On the IUCN Redlist, Kleinmann's tortoise is classified as CR A2abcd+3d. Less than three Testudo generations ago, an estimated 55-56,000 adult Kleinmann's tortoises existed. Today, about 7,500 remain, and decline due to habitat destruction and unsustainable exploitation appears to be ongoing. While the former threat is believed to be alleviated, illegal pet trade is feared to have reduced the population to maybe 1,000 adult tortoises in the two or three remaining subpopulations. Given that T. kleinmanni is a slow-maturing, long-lived species with few offspring (see K-strategist), This is well possibly less than the minimum viable population, eventually dooming the species to extinction in the wild.
Mixing individuals from the subpopulations for reintroduction purposes should be avoided, as the ecological parameters of habitat differ. DNA fingerprinting of individuals to help maintain heterozygosity in captive and reintroduction populations can be performed during routine stool analyses. In this context, notably, there may be a haplotype uniquely found in the Egyptian tortoise.
Captive breeding requires more care than in other Testudo species, as the species is more delicate and the clutch is very small, but is not highly difficult for experienced Testudo breeders. T. kleinmanni is not generally available for hobbyists and even if legal to keep, should be avoided without valid documentation. Smuggling continues to be a problem, but confiscated individuals are used to establish a captive safeguard population.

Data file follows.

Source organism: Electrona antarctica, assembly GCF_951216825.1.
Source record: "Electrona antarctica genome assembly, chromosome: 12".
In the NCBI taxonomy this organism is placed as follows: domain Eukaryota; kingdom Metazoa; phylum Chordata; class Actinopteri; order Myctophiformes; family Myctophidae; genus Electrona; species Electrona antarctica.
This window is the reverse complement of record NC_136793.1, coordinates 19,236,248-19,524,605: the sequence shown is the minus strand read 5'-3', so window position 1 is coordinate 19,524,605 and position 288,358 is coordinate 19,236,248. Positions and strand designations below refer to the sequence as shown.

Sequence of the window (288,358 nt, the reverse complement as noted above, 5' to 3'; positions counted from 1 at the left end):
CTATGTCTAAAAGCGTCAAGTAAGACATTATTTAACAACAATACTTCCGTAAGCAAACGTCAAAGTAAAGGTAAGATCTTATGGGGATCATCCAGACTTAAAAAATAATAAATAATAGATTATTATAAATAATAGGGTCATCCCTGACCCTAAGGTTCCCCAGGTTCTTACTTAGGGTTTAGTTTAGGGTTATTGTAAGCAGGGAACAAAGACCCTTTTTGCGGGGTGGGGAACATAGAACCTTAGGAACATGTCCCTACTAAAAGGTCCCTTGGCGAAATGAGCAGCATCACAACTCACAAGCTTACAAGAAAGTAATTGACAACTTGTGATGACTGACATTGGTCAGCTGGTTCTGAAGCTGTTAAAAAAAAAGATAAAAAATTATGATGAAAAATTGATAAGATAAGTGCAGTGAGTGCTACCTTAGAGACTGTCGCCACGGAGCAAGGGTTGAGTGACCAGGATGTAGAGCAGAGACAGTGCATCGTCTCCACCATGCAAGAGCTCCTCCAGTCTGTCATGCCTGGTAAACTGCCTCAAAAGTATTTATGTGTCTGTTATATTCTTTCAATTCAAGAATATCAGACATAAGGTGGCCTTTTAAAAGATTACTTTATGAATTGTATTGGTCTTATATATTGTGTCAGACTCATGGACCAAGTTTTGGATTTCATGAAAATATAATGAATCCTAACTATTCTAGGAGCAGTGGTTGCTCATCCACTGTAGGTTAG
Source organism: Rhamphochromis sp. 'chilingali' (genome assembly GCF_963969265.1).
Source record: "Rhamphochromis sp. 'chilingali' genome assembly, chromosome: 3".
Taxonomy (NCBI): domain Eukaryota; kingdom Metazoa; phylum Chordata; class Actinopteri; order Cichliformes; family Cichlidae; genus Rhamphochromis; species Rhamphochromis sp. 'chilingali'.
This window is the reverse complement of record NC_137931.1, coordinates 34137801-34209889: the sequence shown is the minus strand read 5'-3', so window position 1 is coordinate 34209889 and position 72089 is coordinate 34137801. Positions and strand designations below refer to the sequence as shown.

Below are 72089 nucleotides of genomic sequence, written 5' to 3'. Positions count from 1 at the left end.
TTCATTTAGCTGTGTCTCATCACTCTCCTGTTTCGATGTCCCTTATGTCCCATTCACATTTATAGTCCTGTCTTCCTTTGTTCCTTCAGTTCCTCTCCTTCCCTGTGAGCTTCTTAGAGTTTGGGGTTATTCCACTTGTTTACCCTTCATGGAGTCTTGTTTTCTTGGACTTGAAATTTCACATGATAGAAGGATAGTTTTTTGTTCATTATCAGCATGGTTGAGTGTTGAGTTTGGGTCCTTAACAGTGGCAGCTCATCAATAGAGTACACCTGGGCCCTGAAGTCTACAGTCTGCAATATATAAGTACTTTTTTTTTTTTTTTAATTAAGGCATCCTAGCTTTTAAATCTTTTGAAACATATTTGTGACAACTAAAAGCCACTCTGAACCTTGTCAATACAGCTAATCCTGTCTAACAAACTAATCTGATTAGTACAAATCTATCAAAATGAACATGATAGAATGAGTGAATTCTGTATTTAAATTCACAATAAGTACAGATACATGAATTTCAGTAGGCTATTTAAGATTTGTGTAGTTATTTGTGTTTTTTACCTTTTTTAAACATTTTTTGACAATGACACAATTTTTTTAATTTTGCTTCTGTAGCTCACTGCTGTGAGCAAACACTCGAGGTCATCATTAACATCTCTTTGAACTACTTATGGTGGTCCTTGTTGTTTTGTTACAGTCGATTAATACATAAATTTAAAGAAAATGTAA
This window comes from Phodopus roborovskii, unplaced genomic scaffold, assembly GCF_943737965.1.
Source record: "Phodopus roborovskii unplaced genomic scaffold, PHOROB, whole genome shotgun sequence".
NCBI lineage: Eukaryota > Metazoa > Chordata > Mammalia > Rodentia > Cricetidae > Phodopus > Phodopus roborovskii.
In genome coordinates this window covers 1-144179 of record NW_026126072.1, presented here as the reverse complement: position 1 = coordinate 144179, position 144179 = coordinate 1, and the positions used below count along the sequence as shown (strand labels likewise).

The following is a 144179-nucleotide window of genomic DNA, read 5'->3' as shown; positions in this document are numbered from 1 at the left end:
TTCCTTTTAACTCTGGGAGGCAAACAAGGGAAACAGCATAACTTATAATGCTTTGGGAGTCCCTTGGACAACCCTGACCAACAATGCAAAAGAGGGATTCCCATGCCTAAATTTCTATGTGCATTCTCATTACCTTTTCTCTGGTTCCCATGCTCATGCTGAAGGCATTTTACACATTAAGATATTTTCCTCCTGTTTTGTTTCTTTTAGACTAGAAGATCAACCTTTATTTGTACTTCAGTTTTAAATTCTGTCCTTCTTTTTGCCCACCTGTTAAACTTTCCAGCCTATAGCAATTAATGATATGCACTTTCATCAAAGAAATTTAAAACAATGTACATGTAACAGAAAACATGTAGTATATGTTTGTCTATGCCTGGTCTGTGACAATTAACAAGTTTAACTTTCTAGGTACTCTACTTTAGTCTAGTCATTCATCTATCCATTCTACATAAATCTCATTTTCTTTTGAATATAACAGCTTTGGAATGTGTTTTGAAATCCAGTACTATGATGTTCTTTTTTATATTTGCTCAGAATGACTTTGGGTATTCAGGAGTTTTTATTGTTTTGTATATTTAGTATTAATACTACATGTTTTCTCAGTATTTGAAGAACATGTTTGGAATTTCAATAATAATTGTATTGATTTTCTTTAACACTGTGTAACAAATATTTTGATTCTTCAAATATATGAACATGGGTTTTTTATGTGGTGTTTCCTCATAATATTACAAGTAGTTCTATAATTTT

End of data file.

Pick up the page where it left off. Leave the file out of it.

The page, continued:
Intercepted shipment of Libyan tortoises for the illegal pet market, port of Genoa, 2005
Libyan tortoises now in Bioparco: Smuggling conditions are typically worse.
Libyan tortoises, carapace fractured during smuggling
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- "Meet tiny Tim the miniature tortoise who is barely bigger than a grape". Daily Mail UK. 12 April 2011.
- Perälä (2003)
- van der Kuyl et al. (2002), Fritz et al. (2005)
- van der Kuyl (2002)
- Perälä (2001), Široký & Fritz (2007)
- da Nóbrega Alves et al. (2008)
- See Perälä (2001) and above for identification
- Široký & Fritz (2007)
- "Day in photos 23/05". The New Zealand Herald. 23 May 2007. Retrieved 13 October 2011.
- Perälä, Jarmo (2001): A New Species of Testudo (Testudines: Testudinidae) from the Middle East, with Implications for Conservation. Journal of Herpetology 35(4): 567-582.doi:10.2307/1565894 (HTML abstract & first page image)
- Perälä, Jarmo (2003). Testudo marginata. 2006. IUCN Red List of Threatened Species. IUCN 2006. www.iucnredlist.org. Retrieved on 12 May 2006. Listed as Critically Endangered (CR A2abcd+3d v3.1)
- da Nóbrega Alves, Rômulo Romeu; da Silva Vieira; Washington Luiz & Gomes Santana, Gindomar (2008): Reptiles used in traditional folk medicine: conservation implications. Biodiversity and Conservation 17(8): 2037–2049.doi:10.1007/s10531-007-9305-0 (HTML abstract, PDF first page)
- Široký, Pavel & Fritz, Uwe (2007): Is Testudo werneri a distinct species? Biologia 62(2): 228-231.doi:10.2478/s11756-007-0036-1
- van der Kuyl, Antoinette C.; Ballasina, Donato L. Ph.; Dekker, John T.; Maas, Jolanda; Willemsen, Ronald E. & Goudsmit, Jaap (2002): Phylogenetic Relationships among the Species of the Genus Testudo (Testudines: Testudinidae) Inferred from Mitochondrial 12S rRNA Gene Sequences. Molecular Phylogenetics and Evolution 22(2): 174–183.doi:10.1006/mpev.2001.1052 PMID 11820839 (HTML abstract)